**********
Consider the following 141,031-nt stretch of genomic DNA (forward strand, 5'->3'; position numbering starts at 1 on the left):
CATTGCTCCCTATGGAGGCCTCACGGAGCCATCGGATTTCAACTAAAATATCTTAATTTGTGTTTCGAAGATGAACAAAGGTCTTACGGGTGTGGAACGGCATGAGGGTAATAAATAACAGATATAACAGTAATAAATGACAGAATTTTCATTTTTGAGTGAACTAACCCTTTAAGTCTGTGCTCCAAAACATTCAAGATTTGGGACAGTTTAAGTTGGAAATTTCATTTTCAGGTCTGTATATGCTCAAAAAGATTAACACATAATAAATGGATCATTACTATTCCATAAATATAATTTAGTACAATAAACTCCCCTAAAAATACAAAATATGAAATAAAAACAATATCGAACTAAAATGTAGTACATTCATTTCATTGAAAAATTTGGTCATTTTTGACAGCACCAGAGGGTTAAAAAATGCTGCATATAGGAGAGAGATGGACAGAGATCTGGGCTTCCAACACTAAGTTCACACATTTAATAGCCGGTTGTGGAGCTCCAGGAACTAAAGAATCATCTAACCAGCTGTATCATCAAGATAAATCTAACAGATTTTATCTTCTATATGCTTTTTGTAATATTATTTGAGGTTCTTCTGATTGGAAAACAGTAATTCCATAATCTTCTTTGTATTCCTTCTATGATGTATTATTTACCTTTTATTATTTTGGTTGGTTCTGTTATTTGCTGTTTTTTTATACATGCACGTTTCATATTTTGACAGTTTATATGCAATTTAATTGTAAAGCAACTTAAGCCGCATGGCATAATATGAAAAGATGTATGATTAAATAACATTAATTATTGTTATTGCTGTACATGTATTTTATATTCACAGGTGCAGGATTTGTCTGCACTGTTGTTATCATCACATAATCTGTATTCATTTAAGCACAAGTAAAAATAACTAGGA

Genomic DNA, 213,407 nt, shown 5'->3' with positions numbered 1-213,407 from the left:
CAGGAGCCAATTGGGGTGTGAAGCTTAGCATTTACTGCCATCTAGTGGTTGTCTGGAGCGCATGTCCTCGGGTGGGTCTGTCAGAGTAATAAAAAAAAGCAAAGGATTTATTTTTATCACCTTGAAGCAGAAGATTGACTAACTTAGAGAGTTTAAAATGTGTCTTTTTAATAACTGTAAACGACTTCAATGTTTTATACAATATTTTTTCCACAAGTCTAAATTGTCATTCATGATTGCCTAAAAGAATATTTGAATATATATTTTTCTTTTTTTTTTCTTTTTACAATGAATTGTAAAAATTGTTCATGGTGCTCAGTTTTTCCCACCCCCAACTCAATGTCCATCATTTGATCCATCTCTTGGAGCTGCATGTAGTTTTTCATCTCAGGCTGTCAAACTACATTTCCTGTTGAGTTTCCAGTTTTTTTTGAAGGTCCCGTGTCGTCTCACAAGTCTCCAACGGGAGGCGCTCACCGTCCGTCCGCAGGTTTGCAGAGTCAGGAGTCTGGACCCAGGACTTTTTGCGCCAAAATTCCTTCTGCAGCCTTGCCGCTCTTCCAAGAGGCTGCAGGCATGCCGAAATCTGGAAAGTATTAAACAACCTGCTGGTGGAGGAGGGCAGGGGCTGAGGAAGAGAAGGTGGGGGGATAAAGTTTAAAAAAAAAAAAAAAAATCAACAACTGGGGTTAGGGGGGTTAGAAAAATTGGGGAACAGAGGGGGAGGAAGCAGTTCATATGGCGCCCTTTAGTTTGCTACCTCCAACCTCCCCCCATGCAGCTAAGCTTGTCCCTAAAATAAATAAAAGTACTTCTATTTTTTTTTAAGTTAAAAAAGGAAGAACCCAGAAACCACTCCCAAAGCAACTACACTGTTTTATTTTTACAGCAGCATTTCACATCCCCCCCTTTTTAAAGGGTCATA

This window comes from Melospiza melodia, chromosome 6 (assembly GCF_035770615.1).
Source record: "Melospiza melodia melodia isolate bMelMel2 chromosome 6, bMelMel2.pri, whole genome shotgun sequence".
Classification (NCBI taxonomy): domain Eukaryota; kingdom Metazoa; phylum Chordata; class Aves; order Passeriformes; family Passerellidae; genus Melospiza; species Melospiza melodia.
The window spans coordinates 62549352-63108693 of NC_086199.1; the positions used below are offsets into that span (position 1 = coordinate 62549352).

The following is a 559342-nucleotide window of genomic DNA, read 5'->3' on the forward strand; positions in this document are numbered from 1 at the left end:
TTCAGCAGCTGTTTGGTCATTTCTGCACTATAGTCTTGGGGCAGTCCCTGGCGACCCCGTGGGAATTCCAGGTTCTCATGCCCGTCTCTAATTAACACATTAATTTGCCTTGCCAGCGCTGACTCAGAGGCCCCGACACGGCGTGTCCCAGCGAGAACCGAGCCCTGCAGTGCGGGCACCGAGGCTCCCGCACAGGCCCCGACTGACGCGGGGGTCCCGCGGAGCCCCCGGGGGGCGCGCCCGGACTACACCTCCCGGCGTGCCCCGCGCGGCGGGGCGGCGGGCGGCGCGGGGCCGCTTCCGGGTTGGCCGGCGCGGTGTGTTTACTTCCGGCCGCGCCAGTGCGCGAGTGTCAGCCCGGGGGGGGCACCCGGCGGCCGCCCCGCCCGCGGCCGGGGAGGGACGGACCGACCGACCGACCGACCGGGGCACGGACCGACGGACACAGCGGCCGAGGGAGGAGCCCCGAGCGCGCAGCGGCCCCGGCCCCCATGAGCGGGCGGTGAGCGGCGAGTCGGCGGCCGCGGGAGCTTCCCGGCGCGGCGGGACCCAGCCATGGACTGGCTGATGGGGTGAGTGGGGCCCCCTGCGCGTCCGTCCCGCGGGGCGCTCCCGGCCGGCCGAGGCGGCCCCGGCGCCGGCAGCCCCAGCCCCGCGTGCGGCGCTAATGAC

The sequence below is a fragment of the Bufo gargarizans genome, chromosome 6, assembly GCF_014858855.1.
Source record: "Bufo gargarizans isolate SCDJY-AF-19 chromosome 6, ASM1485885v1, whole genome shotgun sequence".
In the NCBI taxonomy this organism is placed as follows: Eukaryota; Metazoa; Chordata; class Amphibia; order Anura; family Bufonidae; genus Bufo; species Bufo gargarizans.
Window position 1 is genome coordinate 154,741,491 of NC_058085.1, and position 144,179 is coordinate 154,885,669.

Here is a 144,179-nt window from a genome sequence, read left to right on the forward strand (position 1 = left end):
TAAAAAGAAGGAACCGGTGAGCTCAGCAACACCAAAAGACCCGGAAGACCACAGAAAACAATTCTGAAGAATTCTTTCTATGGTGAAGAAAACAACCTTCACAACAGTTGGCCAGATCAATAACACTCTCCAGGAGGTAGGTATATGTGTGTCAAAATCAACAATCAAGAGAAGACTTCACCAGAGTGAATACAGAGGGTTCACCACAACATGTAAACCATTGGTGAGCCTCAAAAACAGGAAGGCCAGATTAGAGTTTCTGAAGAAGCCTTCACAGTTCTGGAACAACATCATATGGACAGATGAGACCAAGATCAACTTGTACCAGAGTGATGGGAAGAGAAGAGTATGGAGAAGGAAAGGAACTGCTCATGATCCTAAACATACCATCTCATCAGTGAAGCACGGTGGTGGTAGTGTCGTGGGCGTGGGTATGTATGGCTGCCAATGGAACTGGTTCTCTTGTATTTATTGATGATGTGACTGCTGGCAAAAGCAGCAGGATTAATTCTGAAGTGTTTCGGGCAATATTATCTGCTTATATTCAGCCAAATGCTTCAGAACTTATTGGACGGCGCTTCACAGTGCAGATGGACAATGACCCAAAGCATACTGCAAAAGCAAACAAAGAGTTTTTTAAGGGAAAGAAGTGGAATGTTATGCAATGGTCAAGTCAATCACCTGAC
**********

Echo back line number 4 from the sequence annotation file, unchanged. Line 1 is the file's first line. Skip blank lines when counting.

CAGGAGCCAATTGGGGTGTGAAGCTTAGCATTTACTGCCATCTAGTGGTTGTCTGGAGCGCATGTCCTCGGGTGGGTCTGTCAGAGTAATAAAAAAAAGCAAAGGATTTATTTTTATCACCTTGAAGCAGAAGATTGACTAACTTAGAGAGTTTAAAATGTGTCTTTTTAATAACTGTAAACGACTTCAATGTTTTATACAATATTTTTTCCACAAGTCTAAATTGTCATTCATGATTGCCTAAAAGAATATTTGAATATATATTTTTCTTTTTTTTTTCTTTTTACAATGAATTGTAAAAATTGTTCATGGTGCTCAGTTTTTCCCACCCCCAACTCAATGTCCATCATTTGATCCATCTCTTGGAGCTGCATGTAGTTTTTCATCTCAGGCTGTCAAACTACATTTCCTGTTGAGTTTCCAGTTTTTTTTGAAGGTCCCGTGTCGTCTCACAAGTCTCCAACGGGAGGCGCTCACCGTCCGTCCGCAGGTTTGCAGAGTCAGGAGTCTGGACCCAGGACTTTTTGCGCCAAAATTCCTTCTGCAGCCTTGCCGCTCTTCCAAGAGGCTGCAGGCATGCCGAAATCTGGAAAGTATTAAACAACCTGCTGGTGGAGGAGGGCAGGGGCTGAGGAAGAGAAGGTGGGGGGATAAAGTTTAAAAAAAAAAAAAAAAATCAACAACTGGGGTTAGGGGGGTTAGAAAAATTGGGGAACAGAGGGGGAGGAAGCAGTTCATATGGCGCCCTTTAGTTTGCTACCTCCAACCTCCCCCCATGCAGCTAAGCTTGTCCCTAAAATAAATAAAAGTACTTCTATTTTTTTTTAAGTTAAAAAAGGAAGAACCCAGAAACCACTCCCAAAGCAACTACACTGTTTTATTTTTACAGCAGCATTTCACATCCCCCCCTTTTTAAAGGGTCATA